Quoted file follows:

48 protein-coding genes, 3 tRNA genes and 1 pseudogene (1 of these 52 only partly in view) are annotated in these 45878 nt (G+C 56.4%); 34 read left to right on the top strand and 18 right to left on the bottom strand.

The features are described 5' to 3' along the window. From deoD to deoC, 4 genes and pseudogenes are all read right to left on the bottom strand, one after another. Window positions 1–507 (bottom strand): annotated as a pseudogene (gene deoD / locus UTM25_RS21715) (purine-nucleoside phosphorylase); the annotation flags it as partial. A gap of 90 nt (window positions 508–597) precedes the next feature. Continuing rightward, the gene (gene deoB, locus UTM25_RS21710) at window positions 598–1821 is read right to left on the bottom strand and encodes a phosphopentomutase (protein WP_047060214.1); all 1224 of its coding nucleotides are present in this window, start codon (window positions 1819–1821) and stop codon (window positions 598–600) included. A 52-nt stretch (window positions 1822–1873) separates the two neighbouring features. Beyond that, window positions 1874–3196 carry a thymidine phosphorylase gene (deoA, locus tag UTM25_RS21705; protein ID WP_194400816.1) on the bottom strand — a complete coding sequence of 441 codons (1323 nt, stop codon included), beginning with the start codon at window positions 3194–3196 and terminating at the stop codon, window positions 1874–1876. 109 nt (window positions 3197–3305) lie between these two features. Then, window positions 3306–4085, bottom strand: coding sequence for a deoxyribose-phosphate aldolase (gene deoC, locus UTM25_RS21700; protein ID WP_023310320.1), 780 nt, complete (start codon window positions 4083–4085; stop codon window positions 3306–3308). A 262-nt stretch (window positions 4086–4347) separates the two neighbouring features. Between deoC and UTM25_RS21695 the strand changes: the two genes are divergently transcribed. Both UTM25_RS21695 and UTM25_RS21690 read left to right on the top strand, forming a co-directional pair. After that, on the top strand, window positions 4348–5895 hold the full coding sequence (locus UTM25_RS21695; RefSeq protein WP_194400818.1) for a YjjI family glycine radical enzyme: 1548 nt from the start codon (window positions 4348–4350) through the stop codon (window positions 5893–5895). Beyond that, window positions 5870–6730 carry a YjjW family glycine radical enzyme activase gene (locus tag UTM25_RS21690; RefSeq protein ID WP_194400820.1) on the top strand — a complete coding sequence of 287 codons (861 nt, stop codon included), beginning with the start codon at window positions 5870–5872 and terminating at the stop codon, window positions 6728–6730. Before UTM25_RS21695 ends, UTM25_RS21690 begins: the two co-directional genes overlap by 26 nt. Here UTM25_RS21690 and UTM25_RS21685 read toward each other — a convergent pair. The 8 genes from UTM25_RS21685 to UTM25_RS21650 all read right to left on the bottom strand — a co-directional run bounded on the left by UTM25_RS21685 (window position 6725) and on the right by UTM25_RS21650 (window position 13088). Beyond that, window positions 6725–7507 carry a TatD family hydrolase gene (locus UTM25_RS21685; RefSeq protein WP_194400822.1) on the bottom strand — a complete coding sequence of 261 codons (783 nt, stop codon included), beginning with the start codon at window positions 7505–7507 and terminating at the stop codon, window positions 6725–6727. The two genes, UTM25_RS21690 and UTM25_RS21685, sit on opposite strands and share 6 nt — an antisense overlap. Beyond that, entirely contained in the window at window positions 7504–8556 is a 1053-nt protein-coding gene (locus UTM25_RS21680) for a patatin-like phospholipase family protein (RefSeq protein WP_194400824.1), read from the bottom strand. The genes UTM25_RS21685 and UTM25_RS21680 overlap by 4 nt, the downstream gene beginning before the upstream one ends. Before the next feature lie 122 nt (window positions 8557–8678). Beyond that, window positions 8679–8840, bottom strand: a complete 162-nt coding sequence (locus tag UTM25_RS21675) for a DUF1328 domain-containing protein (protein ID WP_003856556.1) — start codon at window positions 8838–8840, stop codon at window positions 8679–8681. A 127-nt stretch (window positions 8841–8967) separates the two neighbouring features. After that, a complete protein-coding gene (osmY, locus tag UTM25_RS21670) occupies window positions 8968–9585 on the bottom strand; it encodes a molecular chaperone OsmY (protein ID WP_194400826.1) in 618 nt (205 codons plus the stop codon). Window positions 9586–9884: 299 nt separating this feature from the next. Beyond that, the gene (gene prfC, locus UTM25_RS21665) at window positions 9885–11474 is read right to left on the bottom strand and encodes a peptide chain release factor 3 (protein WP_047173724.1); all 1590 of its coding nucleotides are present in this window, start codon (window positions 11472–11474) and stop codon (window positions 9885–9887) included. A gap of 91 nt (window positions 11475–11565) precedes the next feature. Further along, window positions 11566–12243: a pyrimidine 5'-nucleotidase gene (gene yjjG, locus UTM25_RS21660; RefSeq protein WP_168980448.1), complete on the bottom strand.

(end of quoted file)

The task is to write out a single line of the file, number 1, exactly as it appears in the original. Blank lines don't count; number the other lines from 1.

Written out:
48 protein-coding genes, 3 tRNA genes and 1 pseudogene (1 of these 52 only partly in view) are annotated in these 45878 nt (G+C 56.4%); 34 read left to right on the top strand and 18 right to left on the bottom strand.